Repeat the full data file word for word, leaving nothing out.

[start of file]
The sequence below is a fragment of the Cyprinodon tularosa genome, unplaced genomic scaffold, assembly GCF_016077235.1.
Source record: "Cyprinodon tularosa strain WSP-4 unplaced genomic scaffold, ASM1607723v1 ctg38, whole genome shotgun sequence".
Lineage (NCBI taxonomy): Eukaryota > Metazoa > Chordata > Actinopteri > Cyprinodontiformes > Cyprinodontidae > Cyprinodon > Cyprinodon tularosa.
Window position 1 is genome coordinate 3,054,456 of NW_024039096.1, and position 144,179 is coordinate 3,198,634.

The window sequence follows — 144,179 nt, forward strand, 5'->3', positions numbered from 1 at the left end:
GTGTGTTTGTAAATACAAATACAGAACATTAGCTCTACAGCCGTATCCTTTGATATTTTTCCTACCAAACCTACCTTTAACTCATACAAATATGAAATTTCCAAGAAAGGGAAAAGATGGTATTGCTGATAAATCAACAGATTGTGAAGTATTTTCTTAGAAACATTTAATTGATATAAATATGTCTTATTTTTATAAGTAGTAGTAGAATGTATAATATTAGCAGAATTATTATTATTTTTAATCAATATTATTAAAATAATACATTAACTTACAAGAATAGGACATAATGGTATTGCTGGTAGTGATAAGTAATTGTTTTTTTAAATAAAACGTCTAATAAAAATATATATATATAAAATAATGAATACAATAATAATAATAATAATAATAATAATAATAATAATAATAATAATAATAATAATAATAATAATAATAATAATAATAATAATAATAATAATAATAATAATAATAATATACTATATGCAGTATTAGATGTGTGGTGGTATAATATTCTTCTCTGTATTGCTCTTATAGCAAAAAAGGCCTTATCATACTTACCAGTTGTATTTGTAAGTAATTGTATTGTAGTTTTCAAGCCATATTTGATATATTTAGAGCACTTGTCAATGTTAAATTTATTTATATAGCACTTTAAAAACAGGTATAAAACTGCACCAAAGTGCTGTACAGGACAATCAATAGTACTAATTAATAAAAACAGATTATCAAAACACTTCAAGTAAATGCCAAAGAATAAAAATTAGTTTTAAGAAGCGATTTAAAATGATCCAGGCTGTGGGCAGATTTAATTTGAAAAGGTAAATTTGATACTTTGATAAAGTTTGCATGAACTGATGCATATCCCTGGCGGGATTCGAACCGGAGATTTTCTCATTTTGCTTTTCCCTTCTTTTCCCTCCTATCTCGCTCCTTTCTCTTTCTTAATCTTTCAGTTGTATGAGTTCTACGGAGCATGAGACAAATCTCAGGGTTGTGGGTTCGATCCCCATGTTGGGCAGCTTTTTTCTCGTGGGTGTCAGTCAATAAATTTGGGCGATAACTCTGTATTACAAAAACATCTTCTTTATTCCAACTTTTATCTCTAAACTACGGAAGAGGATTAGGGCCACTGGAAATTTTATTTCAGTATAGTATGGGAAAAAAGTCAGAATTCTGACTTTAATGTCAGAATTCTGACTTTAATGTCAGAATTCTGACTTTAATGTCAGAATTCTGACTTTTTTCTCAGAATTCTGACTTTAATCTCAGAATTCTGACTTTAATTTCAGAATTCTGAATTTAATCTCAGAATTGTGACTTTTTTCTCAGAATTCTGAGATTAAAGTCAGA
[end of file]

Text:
The sequence below is a fragment of the Cyprinodon tularosa genome, unplaced genomic scaffold, assembly GCF_016077235.1.
Source record: "Cyprinodon tularosa strain WSP-4 unplaced genomic scaffold, ASM1607723v1 ctg38, whole genome shotgun sequence".
Lineage (NCBI taxonomy): Eukaryota > Metazoa > Chordata > Actinopteri > Cyprinodontiformes > Cyprinodontidae > Cyprinodon > Cyprinodon tularosa.
Window position 1 is genome coordinate 3,054,456 of NW_024039096.1, and position 144,179 is coordinate 3,198,634.

The window sequence follows — 144,179 nt, forward strand, 5'->3', positions numbered from 1 at the left end:
GTGTGTTTGTAAATACAAATACAGAACATTAGCTCTACAGCCGTATCCTTTGATATTTTTCCTACCAAACCTACCTTTAACTCATACAAATATGAAATTTCCAAGAAAGGGAAAAGATGGTATTGCTGATAAATCAACAGATTGTGAAGTATTTTCTTAGAAACATTTAATTGATATAAATATGTCTTATTTTTATAAGTAGTAGTAGAATGTATAATATTAGCAGAATTATTATTATTTTTAATCAATATTATTAAAATAATACATTAACTTACAAGAATAGGACATAATGGTATTGCTGGTAGTGATAAGTAATTGTTTTTTTAAATAAAACGTCTAATAAAAATATATATATATAAAATAATGAATACAATAATAATAATAATAATAATAATAATAATAATAATAATAATAATAATAATAATAATAATAATAATAATAATAATAATAATAATAATAATAATAATAATAATAATATACTATATGCAGTATTAGATGTGTGGTGGTATAATATTCTTCTCTGTATTGCTCTTATAGCAAAAAAGGCCTTATCATACTTACCAGTTGTATTTGTAAGTAATTGTATTGTAGTTTTCAAGCCATATTTGATATATTTAGAGCACTTGTCAATGTTAAATTTATTTATATAGCACTTTAAAAACAGGTATAAAACTGCACCAAAGTGCTGTACAGGACAATCAATAGTACTAATTAATAAAAACAGATTATCAAAACACTTCAAGTAAATGCCAAAGAATAAAAATTAGTTTTAAGAAGCGATTTAAAATGATCCAGGCTGTGGGCAGATTTAATTTGAAAAGGTAAATTTGATACTTTGATAAAGTTTGCATGAACTGATGCATATCCCTGGCGGGATTCGAACCGGAGATTTTCTCATTTTGCTTTTCCCTTCTTTTCCCTCCTATCTCGCTCCTTTCTCTTTCTTAATCTTTCAGTTGTATGAGTTCTACGGAGCATGAGACAAATCTCAGGGTTGTGGGTTCGATCCCCATGTTGGGCAGCTTTTTTCTCGTGGGTGTCAGTCAATAAATTTGGGCGATAACTCTGTATTACAAAAACATCTTCTTTATTCCAACTTTTATCTCTAAACTACGGAAGAGGATTAGGGCCACTGGAAATTTTATTTCAGTATAGTATGGGAAAAAAGTCAGAATTCTGACTTTAATGTCAGAATTCTGACTTTAATGTCAGAATTCTGACTTTAATGTCAGAATTCTGACTTTTTTCTCAGAATTCTGACTTTAATCTCAGAATTCTGACTTTAATTTCAGAATTCTGAATTTAATCTCAGAATTGTGACTTTTTTCTCAGAATTCTGAGATTAAAGTCAGA